Christmas is three days away, and this entire month, we've been enjoying our traditional Advent readings, though it's never as picturesque as you imagine it will be. We're either both juggling babies on our laps, or one of us has disappeared upstairs for the bedtime routine of diapers and bottles. No matter the distractions, the kids look forward to reading every day. Even Camille, notorious for her inattention during family Bible reading, has virtually memorized every page, that is, with the exception of her answer to Ryan's question tonight. "To whom was Mary betrothed?" "I know!" Camille's hand shoots up. "The ANGEL!"

I'm hoping for some quiet moments in the days to come: to retreat from the relentless fatigue and anxiety of all there is to do to prepare for Christmas and to respond to the humility and grace of the Christmas story.

Tuesday, November 4, 2008

Election night

The votes are cast, and Barack Obama will be the next President of the United States. It's 11:30 p.m., and I should have been in bed long ago. The outcome is hardly surprising, and I could have read the results in tomorrow's headlines. But there is something historic about tonight, and I had to feel a part of it. It's a night I'll look forward to telling my children and grandchildren about.

Obama's speech tonight resounded with hope, and like many of those who gathered at Grant Park, my face was wet with tears. No matter what we think of Barack Obama, we can remember the words of another black man, a pastor from a generation ago whose personal faith in Jesus inspired a dream. That we've elected a black man to the highest political office signals something profoundly good for America.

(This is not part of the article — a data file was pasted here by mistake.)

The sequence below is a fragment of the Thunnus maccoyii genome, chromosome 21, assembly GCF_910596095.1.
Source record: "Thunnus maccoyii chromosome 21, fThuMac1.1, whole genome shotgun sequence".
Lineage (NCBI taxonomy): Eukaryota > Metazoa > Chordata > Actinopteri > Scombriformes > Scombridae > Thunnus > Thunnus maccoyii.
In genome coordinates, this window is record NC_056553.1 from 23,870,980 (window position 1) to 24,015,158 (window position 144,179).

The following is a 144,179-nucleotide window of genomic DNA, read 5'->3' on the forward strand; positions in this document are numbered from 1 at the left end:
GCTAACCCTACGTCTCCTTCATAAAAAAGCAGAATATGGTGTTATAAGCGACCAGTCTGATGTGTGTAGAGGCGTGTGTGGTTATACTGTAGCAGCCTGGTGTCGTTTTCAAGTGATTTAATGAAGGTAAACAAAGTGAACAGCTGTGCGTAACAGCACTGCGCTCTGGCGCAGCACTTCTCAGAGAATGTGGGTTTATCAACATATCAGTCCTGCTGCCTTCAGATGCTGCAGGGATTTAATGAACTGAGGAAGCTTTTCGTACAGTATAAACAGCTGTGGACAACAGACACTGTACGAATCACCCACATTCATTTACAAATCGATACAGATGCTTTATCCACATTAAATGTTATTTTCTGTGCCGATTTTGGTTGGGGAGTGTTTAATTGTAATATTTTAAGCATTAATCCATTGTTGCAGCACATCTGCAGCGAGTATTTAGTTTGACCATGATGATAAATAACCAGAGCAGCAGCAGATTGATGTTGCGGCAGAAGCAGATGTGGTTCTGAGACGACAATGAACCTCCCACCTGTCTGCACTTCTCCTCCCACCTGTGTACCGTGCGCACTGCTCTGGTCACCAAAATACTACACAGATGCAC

I didn't vote for Barack Obama. And neither did I vote for John McCain. The arguments matter little now. What matters is the future. 

Monday, November 3, 2008

Moral Clarity

In the New York Times yesterday, there was an opinion piece entitled, "What I Will Miss About President Bush." Six people contributed, and the one that stood out most to me was the piece by Ari Fleischer, the White House Press Secretary from 2001 to 2003.  "Mr. Bush saw the presidency as the place to call the American people to big challenges - in morally clear terms. As his spokesman, I knew that many people would be uncomfortable with how easily he made such moral judgments. I also knew that many Americans welcomed his tough, direct and unambiguous moral clarity."

All day yesterday, I let those two words, "moral clarity," turn over in my mind. Ryan and I had a conversation on a walk yesterday afternoon about a difficult situation he has to handle at work. Someone has lied and doesn't want Ryan ratting him out. Ryan's integrity, maybe in a small way, is nonetheless on the line. We talked about moral clarity, this ability to see right from wrong and stand on moral principles.

I don't know how often we can expect moral clarity from our Presidents. I wish it could be so, but it seems that the political game is played by compromise and concession. But one thing I do know is that I, a follower of Jesus Christ, must be a voice for moral clarity. And probably even more importantly, I've got to be teaching our kids these clear categories of right and wrong.